|Date of Birth||January 25, 1888|
|Place of Birth||Toronto, Ontario|
|Next of Kin||Mrs. E. Switzer (mother), Paisley, Ontario|
|Trade / Calling||Hardware clerk|
|Service Record||Link to Service Record|
|Force||Canadian Expeditionary Force|
|Enlisted / Conscripted||Enlisted|
|Place of Enlistment||Brandon, Manitoba|
|Date of Enlistment||September 1, 1915|
|Age at Enlistment||27|
|Theatre of Service||Europe|
|Prisoner of War||No|
|Date of Death||March 15, 1917|
|Age at Death||29|
|Buried At||Aubigny Communal Cemetery Extension, Pas de Calais, France|
|Plot||I. H. 20.|
Private Milford William Switzer enlisted in September 1915 and served for 18 months in Canada, England and France. For much of that time he suffered from ill health and he died of pneumonia in March 1917.
Milford was the oldest son of John Thomas Switzer and Elizabeth Kingsborough of Paisley, Ontario. Thomas and Elizabeth were both born in Ontario, called Canada West at the time, and they were married in 1886 in Toronto. Thomas worked as a labourer, carpenter, grocer and market gardener. Milford, their first child, was born in Toronto on 25 January 1888. He was followed by a son George Edward in 1891 and twin girls Pearl and Pansy in 1894. By 1899 the Switzer family had moved to the Port Elgin/Paisley area, near Lake Huron, where Thomas took up farming. Their youngest son Nelson was born there in 1899 and he drowned in a swimming accident when he was eight years old. Sadly, their two remaining sons both died in the First World War, Milford in March 1917 and George in March 1918.
By 1915 Milford had moved west and settled in the town of Kenora in northwestern Ontario where he worked as a clerk at Fife’s hardware store. The war had started the previous year and he enlisted on 1 September 1915 in Brandon, Manitoba, joining the 79th Battalion. The 79th was based in Brandon and recruited mainly in Manitoba but a number of Kenora and Keewatin lads went there to sign up. According to a newspaper article Milford returned to Kenora after enlisting and helped to recruit more volunteers for his battalion. In November he spent a short period of time in the hospital in Brandon and early in 1916, when he was ill again, he was allowed to go to his parents’ home in Paisley to recuperate. When his health improved he returned west to rejoin his unit.
The 79th Battalion left Brandon aboard two large trains on 19 April 1916 and early the next morning they stopped on their way through Kenora to pick up the local volunteers. A large crowd gathered at the train station to see the lads off on the first leg of their journey overseas. Just four days later they were on their way to England, embarking from Halifax on 24 April 1916 on the SS Lapland. There were over 1,100 officers and men in the 79th and after arriving the battalion was broken up and used to reinforce other units. Milford was assigned to the 17th Reserve Battalion on 12 July 1916 and a week later he was admitted to hospital suffering from influenza. When he was discharged he spent almost two months on duty at the 2nd Brigade headquarters.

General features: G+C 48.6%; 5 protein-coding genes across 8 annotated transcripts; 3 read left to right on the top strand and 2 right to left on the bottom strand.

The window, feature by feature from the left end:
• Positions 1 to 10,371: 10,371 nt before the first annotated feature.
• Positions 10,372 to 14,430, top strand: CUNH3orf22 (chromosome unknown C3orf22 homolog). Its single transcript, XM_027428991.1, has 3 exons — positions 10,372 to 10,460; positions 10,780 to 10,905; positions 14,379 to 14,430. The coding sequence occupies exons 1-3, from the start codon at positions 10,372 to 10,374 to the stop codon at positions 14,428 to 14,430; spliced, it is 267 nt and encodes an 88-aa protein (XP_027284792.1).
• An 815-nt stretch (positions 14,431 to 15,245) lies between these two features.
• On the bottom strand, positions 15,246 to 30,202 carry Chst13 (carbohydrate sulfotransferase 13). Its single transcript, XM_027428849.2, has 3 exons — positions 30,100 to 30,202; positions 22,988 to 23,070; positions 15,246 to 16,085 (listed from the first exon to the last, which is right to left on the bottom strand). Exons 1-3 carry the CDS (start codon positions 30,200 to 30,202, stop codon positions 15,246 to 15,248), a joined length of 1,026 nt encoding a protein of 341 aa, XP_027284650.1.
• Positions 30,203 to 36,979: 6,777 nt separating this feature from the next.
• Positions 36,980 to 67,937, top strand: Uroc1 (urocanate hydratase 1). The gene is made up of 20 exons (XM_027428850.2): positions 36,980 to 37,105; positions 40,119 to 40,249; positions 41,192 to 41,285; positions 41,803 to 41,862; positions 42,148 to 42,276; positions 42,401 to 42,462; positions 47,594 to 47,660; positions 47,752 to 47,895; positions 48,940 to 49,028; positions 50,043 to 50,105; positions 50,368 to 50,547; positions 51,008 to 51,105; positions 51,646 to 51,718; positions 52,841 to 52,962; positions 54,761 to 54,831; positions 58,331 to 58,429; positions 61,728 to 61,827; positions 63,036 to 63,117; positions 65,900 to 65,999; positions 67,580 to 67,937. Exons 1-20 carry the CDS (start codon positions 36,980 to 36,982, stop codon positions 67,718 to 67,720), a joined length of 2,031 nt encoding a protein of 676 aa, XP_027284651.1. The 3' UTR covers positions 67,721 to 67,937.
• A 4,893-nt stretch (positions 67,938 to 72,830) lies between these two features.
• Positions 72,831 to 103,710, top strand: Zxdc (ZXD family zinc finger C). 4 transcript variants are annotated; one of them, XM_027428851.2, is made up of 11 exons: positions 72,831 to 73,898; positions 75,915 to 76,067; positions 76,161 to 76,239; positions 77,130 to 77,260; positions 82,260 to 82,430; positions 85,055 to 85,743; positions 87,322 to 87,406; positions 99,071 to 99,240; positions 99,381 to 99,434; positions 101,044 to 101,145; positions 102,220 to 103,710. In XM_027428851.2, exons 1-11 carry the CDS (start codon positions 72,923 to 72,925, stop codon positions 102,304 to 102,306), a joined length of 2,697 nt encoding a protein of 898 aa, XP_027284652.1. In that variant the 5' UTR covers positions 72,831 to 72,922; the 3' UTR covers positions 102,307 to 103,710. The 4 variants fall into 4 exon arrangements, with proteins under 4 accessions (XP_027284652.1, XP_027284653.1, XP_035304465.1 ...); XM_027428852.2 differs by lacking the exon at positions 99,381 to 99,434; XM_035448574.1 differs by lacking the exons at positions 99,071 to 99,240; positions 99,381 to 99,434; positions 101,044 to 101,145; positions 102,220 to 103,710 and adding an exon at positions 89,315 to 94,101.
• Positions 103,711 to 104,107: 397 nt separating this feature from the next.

At the end of September Milford was considered fit enough for front line service and he was transferred to the 43rd Battalion (Cameron Highlanders) and sent to France. When he joined his unit in October they had just returned from the Somme Offensive, where they suffered heavy casualties in the assault on Regina Trench, and Milford arrived in a draft of reinforcements. The battalion was in the area between Lens and Arras, opposite Vimy, and on 24 October they went into the trenches for a one week rotation. After five days of rest they were sent back in again on 6 November. The war diary mentioned that the weather was very wet and the trenches were in bad shape. Milford was still suffering from health problems and on 11 November he was sent to the divisional rest station and from there to No. 30 Casualty Clearing Station. By early February 1917 he was listed as dangerously ill with influenza but his condition improved later in the month. Not long after that he took a turn for the worse again and he died of pneumonia on 15 March.
Milford is buried in Aubigny Communal Cemetery Extension in the village of Aubigny-en-Artois, near Arras in France. He is commemorated on the Cenotaph in Kenora, on the Kenora Legion War Memorial and on the Cenotaph in his hometown of Paisley.
His brother George served with the Royal Canadian Dragoons and he died a year after Milford, on 23 March 1918. He is also buried in France.
In 1947 Milford’s parents moved to Edmonton to be near their daughter Pansy and Mr. Switzer died there in April 1948. His wife passed away in June 1952 and they are both buried in Sanctuary Park Cemetery in Port Elgin, Ontario. They were survived by their daughters Pansy (Mrs. Walter Hale) and Pearl (Mrs. Hazen Waddle).
By Becky Johnson
Photos of Paisley Cenotaph courtesy of Clive Card.